I. Libertarians are socially tolerant:

   – “A free man must be able to endure it when his fellow men act
     and live otherwise than he considers proper. He must free
     himself from the habit, just as soon as something does not
     please him, of calling for the police.” – Ludwig von Mises

   – “But our rulers can have authority over such natural rights only
     as we have submitted to them. The rights of conscience we
     never submitted, we could not submit. We are answerable for
     them to our God. The legitimate powers of government extend to
     such acts only as are injurious to others. But it does me no injury
     for my neighbor to say there are twenty gods, or no God. It
     neither picks my pocket nor breaks my leg." – Thomas Jefferson
                       Social Policy
II. Libertarians are not libertines:

   – “The fact is that libertarianism is not and does not pretend to be
     a complete moral, or aesthetic theory; it is only a political theory,
     that is, the important subset. of moral theory that deals with the
     proper role of violence in social life. Political theory deals with
     what is proper or improper for government to do, and
     government is distinguished from every other group in society as
     being the institution of organized violence. Libertarianism holds
     that the only proper role of violence is to defend person and
     property against violence, that any use of violence that goes
     beyond such just defense is itself aggressive, unjust, and
     criminal. Libertarianism, therefore, is a theory which states that
     everyone should be free of violent invasion, should he free to do
     as he sees fit except invade the person or property of another.
     What a person does with his or her life is vital and important, but
     is simply irrelevant to libertarianism.” – Murray Rothbard
                       Foreign Policy
I. Libertarians are just as skeptical of the state’s actions
   abroad as they are of the state’s actions at home:

   – “Government should be restrained from intervening at home or
     abroad because its actions fail to achieve their stated aims,
     create more harm than good, shrink the liberty of the people, and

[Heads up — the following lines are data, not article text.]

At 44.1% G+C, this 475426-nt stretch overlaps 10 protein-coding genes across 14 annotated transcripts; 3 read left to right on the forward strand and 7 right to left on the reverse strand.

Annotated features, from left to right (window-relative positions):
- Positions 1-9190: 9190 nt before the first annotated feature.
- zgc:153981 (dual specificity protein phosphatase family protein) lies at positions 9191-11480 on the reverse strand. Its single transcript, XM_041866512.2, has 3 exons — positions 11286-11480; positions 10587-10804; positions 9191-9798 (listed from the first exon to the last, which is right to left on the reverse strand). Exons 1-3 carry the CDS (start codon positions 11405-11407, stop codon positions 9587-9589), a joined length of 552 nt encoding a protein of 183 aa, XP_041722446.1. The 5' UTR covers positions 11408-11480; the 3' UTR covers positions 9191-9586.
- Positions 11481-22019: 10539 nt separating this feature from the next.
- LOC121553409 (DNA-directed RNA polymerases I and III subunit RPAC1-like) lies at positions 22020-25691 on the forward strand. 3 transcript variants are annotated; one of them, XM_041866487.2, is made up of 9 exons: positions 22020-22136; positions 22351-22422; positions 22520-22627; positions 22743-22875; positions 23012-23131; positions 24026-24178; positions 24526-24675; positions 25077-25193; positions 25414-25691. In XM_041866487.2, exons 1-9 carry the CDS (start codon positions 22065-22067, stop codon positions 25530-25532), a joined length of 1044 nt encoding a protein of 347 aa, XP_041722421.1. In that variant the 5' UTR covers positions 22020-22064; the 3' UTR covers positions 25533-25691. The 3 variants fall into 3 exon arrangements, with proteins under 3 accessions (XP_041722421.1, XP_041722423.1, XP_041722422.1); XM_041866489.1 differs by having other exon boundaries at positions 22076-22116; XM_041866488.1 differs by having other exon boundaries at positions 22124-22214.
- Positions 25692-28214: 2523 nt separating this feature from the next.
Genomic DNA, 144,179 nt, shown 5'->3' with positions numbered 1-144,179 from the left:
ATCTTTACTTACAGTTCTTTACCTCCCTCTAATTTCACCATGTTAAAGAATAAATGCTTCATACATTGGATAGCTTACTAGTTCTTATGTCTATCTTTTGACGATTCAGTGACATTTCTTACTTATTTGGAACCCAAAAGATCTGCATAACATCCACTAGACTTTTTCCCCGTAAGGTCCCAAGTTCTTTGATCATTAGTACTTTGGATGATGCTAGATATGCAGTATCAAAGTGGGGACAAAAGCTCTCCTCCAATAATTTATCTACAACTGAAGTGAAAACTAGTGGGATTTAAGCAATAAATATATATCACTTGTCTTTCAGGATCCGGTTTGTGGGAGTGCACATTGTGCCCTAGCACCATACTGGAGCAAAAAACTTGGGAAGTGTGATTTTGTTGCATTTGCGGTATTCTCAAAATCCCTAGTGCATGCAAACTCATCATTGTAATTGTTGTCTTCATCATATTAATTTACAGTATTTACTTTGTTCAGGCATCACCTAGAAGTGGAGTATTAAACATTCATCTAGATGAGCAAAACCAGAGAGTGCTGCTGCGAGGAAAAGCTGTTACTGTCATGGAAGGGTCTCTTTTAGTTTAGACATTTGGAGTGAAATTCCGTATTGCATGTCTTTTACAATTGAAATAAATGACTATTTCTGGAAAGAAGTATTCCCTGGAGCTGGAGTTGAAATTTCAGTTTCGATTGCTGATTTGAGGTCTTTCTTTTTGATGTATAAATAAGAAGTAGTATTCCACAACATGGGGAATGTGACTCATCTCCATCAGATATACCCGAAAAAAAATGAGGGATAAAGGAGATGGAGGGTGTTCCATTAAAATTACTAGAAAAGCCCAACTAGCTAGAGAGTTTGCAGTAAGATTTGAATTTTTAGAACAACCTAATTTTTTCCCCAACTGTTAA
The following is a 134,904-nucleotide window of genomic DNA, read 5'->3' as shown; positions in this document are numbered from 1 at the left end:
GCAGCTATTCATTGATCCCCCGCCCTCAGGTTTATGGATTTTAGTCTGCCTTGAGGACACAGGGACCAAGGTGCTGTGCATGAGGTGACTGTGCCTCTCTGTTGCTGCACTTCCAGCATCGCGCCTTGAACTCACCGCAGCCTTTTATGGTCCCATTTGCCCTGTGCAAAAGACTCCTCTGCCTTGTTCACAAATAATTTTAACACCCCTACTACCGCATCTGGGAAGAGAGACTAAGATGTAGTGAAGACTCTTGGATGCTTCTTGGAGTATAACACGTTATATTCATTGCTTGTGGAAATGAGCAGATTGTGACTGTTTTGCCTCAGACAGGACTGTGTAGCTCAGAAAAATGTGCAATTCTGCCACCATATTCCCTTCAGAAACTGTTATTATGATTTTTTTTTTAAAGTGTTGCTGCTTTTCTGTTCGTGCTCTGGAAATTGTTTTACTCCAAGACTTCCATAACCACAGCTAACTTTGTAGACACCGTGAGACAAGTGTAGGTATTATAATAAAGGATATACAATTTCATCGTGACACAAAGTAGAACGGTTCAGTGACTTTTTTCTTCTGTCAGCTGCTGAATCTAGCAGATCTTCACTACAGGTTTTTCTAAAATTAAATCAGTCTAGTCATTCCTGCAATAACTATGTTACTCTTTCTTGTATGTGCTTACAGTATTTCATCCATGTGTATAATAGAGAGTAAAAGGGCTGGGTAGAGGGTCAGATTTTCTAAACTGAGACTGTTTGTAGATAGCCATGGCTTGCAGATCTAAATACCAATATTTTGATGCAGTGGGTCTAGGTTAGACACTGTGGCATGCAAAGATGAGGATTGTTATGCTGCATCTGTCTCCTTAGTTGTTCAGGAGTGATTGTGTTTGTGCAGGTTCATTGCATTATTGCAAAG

violate rights.” – Lew Rockwell

   – “Once you hear it stated, it makes perfect sense that there is no
     sharp distinction between the principles of domestic and foreign
     policy. They are part of the same analytical fabric. What would
     be inconsistent would be to favor activist government at home
     but restraint abroad, or the reverse: restraint at home and
     activism abroad. Government unleashed behaves in its own
     interests, and will not restrict itself in any area of life. It must be
     curbed in all areas of life lest freedom suffer.” – Lew Rockwell
                     Foreign Policy
II. War is the health of the state:
   – “War has always been the occasion of a great – and usually
     permanent – acceleration and intensification of State power over
     society. War is the great excuse for mobilizing all the energies
     and resources of the nation, in the name of patriotic rhetoric,
     under the aegis and dictation of the State apparatus. It is in war
     that the State really comes into its own: swelling in power, in
     number, in pride, in absolute dominion over the economy and the
     society.” – Murray Rothbard

   – “Given that government is a catastrophe always and ever just
     waiting to explode, the last thing we want is for them to mix it up
     with each other. If we have to have institutions that are exercises
     in initiatory violence, and, it appears, we must, then at least let
     us all bend our efforts to keep them away from each other.” –
     Walter Block